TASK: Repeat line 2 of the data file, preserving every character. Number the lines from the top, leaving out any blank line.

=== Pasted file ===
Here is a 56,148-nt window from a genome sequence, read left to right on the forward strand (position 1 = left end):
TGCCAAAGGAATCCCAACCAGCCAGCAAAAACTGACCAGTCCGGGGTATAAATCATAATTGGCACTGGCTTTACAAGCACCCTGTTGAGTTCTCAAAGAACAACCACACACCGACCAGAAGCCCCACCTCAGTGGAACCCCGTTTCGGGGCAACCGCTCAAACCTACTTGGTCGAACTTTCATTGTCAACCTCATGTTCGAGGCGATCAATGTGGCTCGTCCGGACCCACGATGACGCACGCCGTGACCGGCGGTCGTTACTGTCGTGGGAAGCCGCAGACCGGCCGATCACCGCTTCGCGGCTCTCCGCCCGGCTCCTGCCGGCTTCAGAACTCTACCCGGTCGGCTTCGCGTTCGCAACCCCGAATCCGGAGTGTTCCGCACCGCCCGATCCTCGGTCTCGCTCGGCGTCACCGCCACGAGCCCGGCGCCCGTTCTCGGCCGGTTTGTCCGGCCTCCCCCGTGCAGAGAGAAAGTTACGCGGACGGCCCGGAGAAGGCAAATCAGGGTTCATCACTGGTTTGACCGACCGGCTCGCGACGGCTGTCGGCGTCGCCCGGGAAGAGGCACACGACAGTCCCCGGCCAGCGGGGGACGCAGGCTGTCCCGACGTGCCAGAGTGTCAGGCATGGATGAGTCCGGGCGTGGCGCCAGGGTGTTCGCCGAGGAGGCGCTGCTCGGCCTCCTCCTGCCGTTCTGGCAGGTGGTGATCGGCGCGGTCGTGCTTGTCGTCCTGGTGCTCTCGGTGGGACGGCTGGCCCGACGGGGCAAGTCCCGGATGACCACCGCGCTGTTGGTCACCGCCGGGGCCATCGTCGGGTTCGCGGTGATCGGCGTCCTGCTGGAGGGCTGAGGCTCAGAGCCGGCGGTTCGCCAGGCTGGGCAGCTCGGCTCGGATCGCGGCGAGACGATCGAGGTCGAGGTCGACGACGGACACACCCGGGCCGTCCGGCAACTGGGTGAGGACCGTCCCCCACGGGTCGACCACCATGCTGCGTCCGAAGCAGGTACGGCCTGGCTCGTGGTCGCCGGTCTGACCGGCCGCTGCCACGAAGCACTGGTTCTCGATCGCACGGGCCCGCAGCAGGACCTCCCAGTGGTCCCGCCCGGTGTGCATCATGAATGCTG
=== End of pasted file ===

TGCCAAAGGAATCCCAACCAGCCAGCAAAAACTGACCAGTCCGGGGTATAAATCATAATTGGCACTGGCTTTACAAGCACCCTGTTGAGTTCTCAAAGAACAACCACACACCGACCAGAAGCCCCACCTCAGTGGAACCCCGTTTCGGGGCAACCGCTCAAACCTACTTGGTCGAACTTTCATTGTCAACCTCATGTTCGAGGCGATCAATGTGGCTCGTCCGGACCCACGATGACGCACGCCGTGACCGGCGGTCGTTACTGTCGTGGGAAGCCGCAGACCGGCCGATCACCGCTTCGCGGCTCTCCGCCCGGCTCCTGCCGGCTTCAGAACTCTACCCGGTCGGCTTCGCGTTCGCAACCCCGAATCCGGAGTGTTCCGCACCGCCCGATCCTCGGTCTCGCTCGGCGTCACCGCCACGAGCCCGGCGCCCGTTCTCGGCCGGTTTGTCCGGCCTCCCCCGTGCAGAGAGAAAGTTACGCGGACGGCCCGGAGAAGGCAAATCAGGGTTCATCACTGGTTTGACCGACCGGCTCGCGACGGCTGTCGGCGTCGCCCGGGAAGAGGCACACGACAGTCCCCGGCCAGCGGGGGACGCAGGCTGTCCCGACGTGCCAGAGTGTCAGGCATGGATGAGTCCGGGCGTGGCGCCAGGGTGTTCGCCGAGGAGGCGCTGCTCGGCCTCCTCCTGCCGTTCTGGCAGGTGGTGATCGGCGCGGTCGTGCTTGTCGTCCTGGTGCTCTCGGTGGGACGGCTGGCCCGACGGGGCAAGTCCCGGATGACCACCGCGCTGTTGGTCACCGCCGGGGCCATCGTCGGGTTCGCGGTGATCGGCGTCCTGCTGGAGGGCTGAGGCTCAGAGCCGGCGGTTCGCCAGGCTGGGCAGCTCGGCTCGGATCGCGGCGAGACGATCGAGGTCGAGGTCGACGACGGACACACCCGGGCCGTCCGGCAACTGGGTGAGGACCGTCCCCCACGGGTCGACCACCATGCTGCGTCCGAAGCAGGTACGGCCTGGCTCGTGGTCGCCGGTCTGACCGGCCGCTGCCACGAAGCACTGGTTCTCGATCGCACGGGCCCGCAGCAGGACCTCCCAGTGGTCCCGCCCGGTGTGCATCATGAATGCTG